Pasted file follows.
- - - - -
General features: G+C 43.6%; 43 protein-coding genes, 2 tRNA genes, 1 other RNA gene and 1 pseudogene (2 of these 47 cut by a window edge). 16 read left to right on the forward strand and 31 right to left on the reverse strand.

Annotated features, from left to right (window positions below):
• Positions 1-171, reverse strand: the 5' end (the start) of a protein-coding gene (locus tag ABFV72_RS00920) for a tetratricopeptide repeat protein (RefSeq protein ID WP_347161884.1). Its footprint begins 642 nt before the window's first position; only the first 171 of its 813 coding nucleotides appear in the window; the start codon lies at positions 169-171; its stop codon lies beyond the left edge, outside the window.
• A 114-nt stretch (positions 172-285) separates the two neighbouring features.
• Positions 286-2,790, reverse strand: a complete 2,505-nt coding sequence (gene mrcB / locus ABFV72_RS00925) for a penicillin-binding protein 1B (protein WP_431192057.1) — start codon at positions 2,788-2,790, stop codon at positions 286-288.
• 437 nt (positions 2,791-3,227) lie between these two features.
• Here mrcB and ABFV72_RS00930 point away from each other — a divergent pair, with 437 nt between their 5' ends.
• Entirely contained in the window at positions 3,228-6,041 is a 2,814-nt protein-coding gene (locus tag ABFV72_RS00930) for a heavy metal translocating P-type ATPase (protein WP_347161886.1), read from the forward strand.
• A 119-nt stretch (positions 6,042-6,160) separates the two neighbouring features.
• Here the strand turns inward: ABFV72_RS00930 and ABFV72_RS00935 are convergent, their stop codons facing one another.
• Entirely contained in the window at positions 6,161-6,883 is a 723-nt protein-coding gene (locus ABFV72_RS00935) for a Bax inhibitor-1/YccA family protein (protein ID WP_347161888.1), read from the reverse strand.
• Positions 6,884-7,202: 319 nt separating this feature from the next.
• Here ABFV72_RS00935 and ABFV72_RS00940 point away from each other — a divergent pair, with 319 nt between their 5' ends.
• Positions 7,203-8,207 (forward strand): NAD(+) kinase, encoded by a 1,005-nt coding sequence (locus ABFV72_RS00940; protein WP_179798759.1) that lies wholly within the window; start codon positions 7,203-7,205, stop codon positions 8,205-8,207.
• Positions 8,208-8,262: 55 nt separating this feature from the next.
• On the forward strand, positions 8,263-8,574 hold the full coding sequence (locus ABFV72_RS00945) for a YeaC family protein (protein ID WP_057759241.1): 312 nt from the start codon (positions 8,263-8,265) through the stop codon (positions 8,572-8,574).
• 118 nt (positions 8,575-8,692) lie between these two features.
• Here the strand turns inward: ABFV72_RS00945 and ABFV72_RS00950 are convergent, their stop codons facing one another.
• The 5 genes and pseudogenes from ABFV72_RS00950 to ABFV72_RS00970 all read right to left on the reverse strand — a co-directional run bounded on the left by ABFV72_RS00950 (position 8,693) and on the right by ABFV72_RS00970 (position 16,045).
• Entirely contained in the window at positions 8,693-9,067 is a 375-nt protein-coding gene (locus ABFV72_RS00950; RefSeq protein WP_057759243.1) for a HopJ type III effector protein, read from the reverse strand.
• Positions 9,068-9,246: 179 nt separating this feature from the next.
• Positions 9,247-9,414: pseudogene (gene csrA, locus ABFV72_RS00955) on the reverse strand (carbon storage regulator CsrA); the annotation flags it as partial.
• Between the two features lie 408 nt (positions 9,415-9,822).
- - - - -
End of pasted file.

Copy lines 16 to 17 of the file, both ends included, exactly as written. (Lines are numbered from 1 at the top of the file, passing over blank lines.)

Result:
• On the forward strand, positions 8,263-8,574 hold the full coding sequence (locus ABFV72_RS00945) for a YeaC family protein (protein ID WP_057759241.1): 312 nt from the start codon (positions 8,263-8,265) through the stop codon (positions 8,572-8,574).
• 118 nt (positions 8,575-8,692) lie between these two features.